Peter and Donna Thomas of Santa Cruz, California are living the dream–well, one of my dreams at any rate. These two book artists had a gypsy wagon or vardo built and traveled around the Western United States in it during 2010-2011. Besides being a very cool RV, the wagon, named “Paloma”, also served as a rolling advertisement for their art books and workshops. Who were their hosts more often than not? Why, libraries and librarians, of course.
Here’s an interview with the artists themselves. Check out the accordion and ukulele books:
Now here’s what everybody wants–a closer look at “Paloma”.
You can read their blog here and you can see Peter speaking more at length about the book arts here.
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As an academic librarian and a college graduate, I was intrigued by this Oct. 12, 2011 topic on Intelligence Squared: “Do Too Many Kids Go to College?” Check out the audio and the transcript of the debate here. The title is a bit misleading since all of the debate participants agree that some schooling after high school is absolutely necessary. At the heart of the debate, however, is the question about what a post-high school education is supposed to do. Is the purpose of a college to create a well-rounded individual or to teach vocational skills? Can a two year vo-tech degree really prepare graduates for the 7-10 career changes they will experience during their working lives?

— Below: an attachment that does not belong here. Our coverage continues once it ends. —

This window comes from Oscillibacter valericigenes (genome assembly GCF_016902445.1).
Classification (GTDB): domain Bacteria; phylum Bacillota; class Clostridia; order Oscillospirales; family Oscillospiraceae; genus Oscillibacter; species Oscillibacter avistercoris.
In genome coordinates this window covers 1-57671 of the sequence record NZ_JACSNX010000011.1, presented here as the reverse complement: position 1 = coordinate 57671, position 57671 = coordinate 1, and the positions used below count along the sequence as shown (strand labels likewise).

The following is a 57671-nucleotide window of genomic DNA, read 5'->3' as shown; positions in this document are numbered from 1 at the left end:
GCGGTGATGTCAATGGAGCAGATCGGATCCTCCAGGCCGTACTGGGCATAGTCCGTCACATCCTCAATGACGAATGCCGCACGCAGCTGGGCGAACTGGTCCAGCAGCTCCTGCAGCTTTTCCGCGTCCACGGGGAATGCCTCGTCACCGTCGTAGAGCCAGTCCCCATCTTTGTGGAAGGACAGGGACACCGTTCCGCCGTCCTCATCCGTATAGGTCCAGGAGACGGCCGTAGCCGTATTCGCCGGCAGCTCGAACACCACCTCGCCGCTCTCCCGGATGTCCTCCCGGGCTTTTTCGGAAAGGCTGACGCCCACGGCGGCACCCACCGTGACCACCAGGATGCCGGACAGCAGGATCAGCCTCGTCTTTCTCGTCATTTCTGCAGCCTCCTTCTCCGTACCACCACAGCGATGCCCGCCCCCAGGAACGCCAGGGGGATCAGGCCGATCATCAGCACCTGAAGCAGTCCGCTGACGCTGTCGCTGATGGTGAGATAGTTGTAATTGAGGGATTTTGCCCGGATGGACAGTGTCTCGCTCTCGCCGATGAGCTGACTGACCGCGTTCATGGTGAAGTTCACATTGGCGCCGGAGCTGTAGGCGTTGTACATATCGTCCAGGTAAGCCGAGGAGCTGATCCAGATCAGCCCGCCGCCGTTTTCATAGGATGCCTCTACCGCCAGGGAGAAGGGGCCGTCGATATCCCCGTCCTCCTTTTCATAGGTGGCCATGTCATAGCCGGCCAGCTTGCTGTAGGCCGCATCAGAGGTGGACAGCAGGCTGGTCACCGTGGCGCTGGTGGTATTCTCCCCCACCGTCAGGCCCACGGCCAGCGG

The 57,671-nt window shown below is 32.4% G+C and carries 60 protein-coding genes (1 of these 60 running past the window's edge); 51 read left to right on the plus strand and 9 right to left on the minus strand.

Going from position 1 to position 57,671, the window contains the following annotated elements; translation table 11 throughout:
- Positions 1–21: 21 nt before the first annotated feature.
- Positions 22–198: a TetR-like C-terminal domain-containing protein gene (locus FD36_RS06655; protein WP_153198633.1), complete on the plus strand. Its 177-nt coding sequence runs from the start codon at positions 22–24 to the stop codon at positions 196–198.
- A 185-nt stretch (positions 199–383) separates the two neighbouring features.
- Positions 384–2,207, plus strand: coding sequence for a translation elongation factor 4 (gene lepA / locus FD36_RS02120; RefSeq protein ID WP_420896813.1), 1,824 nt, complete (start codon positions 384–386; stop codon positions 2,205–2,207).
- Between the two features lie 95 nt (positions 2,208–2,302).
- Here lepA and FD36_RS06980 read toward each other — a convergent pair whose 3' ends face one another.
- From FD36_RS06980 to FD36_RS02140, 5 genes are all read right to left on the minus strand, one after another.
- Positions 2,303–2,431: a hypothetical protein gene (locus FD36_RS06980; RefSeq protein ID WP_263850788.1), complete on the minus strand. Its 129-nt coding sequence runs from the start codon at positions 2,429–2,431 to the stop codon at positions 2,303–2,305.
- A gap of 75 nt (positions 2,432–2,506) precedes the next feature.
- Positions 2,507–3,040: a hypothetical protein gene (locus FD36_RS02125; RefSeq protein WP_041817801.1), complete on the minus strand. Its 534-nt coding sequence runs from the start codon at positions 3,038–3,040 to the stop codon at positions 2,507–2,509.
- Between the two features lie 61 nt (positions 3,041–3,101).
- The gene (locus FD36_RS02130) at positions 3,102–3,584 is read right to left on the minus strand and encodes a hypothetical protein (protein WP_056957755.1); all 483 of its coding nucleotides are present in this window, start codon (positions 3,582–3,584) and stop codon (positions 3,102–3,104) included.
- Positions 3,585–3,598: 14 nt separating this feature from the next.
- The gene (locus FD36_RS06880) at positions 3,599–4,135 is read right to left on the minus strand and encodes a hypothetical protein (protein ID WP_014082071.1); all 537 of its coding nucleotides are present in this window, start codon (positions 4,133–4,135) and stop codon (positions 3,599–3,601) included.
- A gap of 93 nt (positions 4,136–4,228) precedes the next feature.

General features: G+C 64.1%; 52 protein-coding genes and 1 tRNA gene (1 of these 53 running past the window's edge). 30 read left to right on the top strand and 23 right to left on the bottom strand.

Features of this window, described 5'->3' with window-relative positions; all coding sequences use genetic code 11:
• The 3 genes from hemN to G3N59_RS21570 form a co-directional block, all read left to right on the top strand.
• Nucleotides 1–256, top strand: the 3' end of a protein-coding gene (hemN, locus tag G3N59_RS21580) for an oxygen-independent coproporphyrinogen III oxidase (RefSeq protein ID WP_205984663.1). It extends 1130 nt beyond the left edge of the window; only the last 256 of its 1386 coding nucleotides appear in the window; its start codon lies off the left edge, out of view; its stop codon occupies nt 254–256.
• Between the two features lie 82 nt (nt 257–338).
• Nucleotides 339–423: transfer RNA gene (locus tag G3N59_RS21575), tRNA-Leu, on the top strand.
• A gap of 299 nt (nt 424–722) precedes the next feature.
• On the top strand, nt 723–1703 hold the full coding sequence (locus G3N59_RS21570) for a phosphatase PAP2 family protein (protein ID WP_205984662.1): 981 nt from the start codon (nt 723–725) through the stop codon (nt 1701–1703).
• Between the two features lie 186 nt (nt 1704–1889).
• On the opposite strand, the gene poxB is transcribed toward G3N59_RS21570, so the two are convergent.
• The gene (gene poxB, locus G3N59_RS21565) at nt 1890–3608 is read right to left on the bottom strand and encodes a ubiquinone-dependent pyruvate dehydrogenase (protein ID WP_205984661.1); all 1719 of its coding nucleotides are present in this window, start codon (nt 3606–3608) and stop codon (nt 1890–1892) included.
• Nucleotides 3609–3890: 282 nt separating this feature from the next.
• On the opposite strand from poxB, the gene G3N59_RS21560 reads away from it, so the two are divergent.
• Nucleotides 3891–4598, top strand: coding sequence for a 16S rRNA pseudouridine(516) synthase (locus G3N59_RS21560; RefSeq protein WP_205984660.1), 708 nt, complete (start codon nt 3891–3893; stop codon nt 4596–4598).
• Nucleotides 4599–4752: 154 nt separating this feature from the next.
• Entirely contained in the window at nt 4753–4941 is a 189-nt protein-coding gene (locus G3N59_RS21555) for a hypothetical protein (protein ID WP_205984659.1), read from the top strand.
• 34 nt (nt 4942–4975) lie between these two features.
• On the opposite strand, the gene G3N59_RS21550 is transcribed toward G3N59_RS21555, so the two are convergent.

One of the things prompting the debate–and one of the things that the debaters don’t really address sufficiently–is the high cost of college/technical school. No student, in my opinion, should graduate in debt yet the rising cost of a post-high school education puts students in a financial dilemma. Either they put themselves in debt to complete their education now or they pay as they go which winds up costing more since it takes longer. Not talked about are the factors pushing prices up and what we can do to keep costs down.
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